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25 Jan 2017

AKW Creates Stroke Bathroom Guide

- Written by Chris

Stroke is the fourth single largest cause of death across the nation, and second in the world. The UK is now home to over 1.2 million stroke survivors. These survivors are likely to live with the impact of what a stroke can have on a person’s life. Over a third are dependent on others for their daily care. There are a range of challenges that survivors face, such as difficulty in transferring between items of furniture, for example: on and off the toilet, problems getting in and out of baths and showers, altered visual perception, and feeling overwhelmed and psychologically confused.

That’s why, here at AKW and in partnership with the University of Worcester and their Institute of Health and Society, we created the Guide to Creating Care Homes that aid Stroke Rehabilitation. With the help of Terri Grant, the Senior Lecturer in Occupational Therapy at Worcester Uni, we helped people to understand how important it is that we make designs which encourage rehabilitation and wellbeing.

Our helpful guide includes design specification guidance to follow when designing bathrooms for stroke survivors, as well as bedroom design for a safe and comfortable space. The brochure consists of clear, short, and simple instructions, and provides tools to help the stroke survivor be as active as they can – which helps blood flow and results in a greater chance of recovery.

We believe that it is vital to asses each individuals needs carefully and to adopt a person-centred approach to design; providing the best solution for them. If you adapt a room for a stroke survivor, you are not going to disadvantage other users. Since the design concepts generally make an area more accessible for most people and most abilities.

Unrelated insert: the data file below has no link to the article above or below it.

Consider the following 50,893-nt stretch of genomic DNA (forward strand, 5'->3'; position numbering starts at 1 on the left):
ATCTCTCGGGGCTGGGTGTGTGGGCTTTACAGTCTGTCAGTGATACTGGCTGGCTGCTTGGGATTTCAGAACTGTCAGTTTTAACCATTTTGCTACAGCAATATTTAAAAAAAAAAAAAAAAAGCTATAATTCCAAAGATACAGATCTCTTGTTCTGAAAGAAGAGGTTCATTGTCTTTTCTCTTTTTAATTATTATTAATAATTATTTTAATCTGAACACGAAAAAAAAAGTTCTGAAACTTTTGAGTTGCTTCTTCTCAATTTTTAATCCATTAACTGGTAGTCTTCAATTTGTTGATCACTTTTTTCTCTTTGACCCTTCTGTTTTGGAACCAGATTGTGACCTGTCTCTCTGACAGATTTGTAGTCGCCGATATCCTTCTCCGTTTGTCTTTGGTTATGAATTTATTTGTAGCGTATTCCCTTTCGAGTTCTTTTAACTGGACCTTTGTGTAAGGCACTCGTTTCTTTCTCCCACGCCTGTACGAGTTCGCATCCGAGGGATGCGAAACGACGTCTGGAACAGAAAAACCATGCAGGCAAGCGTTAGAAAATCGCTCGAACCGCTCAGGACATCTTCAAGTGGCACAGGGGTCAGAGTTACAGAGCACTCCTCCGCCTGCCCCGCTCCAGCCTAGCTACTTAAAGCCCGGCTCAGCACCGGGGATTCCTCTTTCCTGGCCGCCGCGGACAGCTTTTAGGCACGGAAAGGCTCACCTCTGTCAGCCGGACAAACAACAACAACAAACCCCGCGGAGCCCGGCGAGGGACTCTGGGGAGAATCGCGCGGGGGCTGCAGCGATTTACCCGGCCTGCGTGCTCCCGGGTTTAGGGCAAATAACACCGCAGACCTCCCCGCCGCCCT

AKW have created a list of key points within the brochure for you to consider when implementing your stroke bathroom:

  • Front Cover StrokeKeep it strong
  • Keep it logical
  • Keep it simple
  • Avoid low surfaces
  • Do not encourage pushing or pulling to standing unless necessary
  • Make sure supports or aids are on both sides of furniture
  • Be flexible
  • Remove clutter
  • Make sure items are strong and fix securely to the wall
  • Eliminate obstacles, such as pipework, unnecessary cabinets
  • Keep things in the same logical places to encourage repetition
  • Help stroke survivors to help themselves
  • Always be mindful of privacy and dignity


Our guide that is so simple to follow and has potential benefits for all users of the newly designed bathroom. Enabling a stroke survivor to have increased independence and dignity in the bathroom is very possible, if you implement the correct ideas and focus upon the individual.

If you’d are interested in downloading our brochure, you can request one here.

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